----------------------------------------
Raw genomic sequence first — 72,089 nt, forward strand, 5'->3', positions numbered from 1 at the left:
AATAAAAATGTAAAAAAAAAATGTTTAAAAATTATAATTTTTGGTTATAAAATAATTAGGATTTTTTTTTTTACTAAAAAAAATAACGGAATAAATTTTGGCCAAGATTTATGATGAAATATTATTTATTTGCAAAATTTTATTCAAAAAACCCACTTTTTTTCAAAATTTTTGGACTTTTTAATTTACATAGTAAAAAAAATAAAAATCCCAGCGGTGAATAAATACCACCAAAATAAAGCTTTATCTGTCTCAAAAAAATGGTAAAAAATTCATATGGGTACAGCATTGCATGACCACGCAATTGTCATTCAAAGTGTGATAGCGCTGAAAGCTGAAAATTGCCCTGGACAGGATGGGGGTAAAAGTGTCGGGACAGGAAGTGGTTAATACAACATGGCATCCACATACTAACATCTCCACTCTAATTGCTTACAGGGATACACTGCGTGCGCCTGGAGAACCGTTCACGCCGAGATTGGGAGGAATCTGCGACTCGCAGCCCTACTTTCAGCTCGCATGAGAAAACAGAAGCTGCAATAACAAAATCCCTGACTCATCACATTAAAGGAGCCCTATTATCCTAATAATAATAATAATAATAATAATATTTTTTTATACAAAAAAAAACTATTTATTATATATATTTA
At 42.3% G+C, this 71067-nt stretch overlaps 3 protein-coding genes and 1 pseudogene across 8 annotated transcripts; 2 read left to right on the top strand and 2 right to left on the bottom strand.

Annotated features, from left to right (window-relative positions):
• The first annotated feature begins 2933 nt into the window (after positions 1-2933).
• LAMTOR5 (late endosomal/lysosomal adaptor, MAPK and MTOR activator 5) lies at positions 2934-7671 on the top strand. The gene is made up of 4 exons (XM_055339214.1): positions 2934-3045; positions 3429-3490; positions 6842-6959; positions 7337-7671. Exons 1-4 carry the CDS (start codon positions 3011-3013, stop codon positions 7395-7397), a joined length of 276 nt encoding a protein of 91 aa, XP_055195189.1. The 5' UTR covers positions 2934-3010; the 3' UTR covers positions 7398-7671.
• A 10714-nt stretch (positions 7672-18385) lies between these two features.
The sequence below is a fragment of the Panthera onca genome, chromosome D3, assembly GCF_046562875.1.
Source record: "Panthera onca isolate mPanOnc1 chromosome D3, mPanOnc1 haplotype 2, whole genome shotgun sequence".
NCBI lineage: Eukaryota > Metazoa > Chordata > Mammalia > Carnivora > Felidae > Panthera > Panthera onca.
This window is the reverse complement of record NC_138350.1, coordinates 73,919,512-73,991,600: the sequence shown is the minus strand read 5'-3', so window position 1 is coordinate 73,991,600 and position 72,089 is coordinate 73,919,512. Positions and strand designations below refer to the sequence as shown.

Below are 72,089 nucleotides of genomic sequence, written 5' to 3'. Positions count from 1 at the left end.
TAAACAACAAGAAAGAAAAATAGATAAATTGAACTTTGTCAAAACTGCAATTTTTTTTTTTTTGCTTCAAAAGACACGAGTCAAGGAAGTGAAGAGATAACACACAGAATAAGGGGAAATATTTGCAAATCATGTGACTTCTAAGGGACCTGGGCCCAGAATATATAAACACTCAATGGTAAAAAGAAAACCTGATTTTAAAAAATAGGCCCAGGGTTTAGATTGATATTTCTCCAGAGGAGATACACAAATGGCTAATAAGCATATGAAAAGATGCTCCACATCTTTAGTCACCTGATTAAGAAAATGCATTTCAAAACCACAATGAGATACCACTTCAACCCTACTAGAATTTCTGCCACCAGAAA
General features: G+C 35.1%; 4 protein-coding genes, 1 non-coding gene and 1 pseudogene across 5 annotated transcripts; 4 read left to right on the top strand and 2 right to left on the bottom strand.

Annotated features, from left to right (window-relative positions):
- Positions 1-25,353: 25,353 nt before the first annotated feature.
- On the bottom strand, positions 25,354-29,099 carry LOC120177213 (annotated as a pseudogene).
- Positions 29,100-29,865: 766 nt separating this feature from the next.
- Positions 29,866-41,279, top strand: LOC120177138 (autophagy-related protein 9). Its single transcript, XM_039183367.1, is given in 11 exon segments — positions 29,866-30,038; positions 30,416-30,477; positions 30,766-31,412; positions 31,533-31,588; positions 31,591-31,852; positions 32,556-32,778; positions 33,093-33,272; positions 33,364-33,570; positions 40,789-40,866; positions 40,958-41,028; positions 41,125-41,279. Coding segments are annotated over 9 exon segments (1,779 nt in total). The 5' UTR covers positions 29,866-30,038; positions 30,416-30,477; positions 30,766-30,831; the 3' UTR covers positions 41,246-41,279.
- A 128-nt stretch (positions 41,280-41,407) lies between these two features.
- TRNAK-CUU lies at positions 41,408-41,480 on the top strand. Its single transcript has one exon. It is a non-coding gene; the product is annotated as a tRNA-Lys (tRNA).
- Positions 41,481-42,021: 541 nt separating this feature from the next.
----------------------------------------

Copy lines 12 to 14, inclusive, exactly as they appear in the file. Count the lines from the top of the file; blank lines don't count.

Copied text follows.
Below are 72,089 nucleotides of genomic sequence, written 5' to 3'. Positions count from 1 at the left end.
TAAACAACAAGAAAGAAAAATAGATAAATTGAACTTTGTCAAAACTGCAATTTTTTTTTTTTTGCTTCAAAAGACACGAGTCAAGGAAGTGAAGAGATAACACACAGAATAAGGGGAAATATTTGCAAATCATGTGACTTCTAAGGGACCTGGGCCCAGAATATATAAACACTCAATGGTAAAAAGAAAACCTGATTTTAAAAAATAGGCCCAGGGTTTAGATTGATATTTCTCCAGAGGAGATACACAAATGGCTAATAAGCATATGAAAAGATGCTCCACATCTTTAGTCACCTGATTAAGAAAATGCATTTCAAAACCACAATGAGATACCACTTCAACCCTACTAGAATTTCTGCCACCAGAAA
General features: G+C 35.1%; 4 protein-coding genes, 1 non-coding gene and 1 pseudogene across 5 annotated transcripts; 4 read left to right on the top strand and 2 right to left on the bottom strand.